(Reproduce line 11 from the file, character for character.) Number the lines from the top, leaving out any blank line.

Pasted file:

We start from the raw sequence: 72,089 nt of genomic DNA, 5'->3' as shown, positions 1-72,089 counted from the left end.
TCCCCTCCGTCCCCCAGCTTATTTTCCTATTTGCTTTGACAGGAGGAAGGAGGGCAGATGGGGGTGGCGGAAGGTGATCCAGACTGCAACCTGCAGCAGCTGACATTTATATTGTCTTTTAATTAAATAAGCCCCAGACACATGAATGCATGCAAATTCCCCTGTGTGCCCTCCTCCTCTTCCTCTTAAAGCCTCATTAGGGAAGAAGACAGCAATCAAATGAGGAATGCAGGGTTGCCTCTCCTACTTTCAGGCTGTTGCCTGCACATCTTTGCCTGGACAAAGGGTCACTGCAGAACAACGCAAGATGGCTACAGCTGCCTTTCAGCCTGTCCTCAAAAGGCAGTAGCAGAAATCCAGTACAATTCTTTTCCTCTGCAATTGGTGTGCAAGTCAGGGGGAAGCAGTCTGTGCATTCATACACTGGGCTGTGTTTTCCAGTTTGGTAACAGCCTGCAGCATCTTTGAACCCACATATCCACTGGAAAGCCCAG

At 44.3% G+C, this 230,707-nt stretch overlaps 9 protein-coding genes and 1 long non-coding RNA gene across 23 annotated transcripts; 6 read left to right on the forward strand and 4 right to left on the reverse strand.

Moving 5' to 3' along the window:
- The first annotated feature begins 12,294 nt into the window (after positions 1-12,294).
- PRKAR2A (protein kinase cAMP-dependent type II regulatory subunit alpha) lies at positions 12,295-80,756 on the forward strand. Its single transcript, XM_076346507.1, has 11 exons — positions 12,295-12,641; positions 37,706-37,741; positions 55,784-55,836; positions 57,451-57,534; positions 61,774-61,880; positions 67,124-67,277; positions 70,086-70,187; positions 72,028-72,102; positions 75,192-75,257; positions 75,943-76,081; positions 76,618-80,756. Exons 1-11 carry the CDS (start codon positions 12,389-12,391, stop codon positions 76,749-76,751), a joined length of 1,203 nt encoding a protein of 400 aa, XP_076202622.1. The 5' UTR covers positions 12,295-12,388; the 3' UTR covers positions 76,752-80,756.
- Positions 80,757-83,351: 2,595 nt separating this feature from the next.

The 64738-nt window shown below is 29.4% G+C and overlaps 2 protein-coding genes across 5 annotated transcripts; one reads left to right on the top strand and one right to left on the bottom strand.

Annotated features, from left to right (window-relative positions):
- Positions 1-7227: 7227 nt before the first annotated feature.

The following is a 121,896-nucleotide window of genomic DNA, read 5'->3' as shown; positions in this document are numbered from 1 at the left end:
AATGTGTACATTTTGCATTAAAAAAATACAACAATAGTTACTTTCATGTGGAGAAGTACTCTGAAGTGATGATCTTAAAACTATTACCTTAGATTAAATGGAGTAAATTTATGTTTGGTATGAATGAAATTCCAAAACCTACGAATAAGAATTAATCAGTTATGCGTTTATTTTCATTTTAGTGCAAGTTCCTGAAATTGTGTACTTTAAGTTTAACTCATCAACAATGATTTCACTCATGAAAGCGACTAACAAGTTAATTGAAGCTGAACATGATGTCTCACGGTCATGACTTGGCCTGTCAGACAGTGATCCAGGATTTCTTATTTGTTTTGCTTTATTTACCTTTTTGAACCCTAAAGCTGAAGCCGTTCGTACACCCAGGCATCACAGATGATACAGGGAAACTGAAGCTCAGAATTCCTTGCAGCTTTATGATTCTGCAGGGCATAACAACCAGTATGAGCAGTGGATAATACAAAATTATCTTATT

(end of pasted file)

The following is a 121,896-nucleotide window of genomic DNA, read 5'->3' as shown; positions in this document are numbered from 1 at the left end: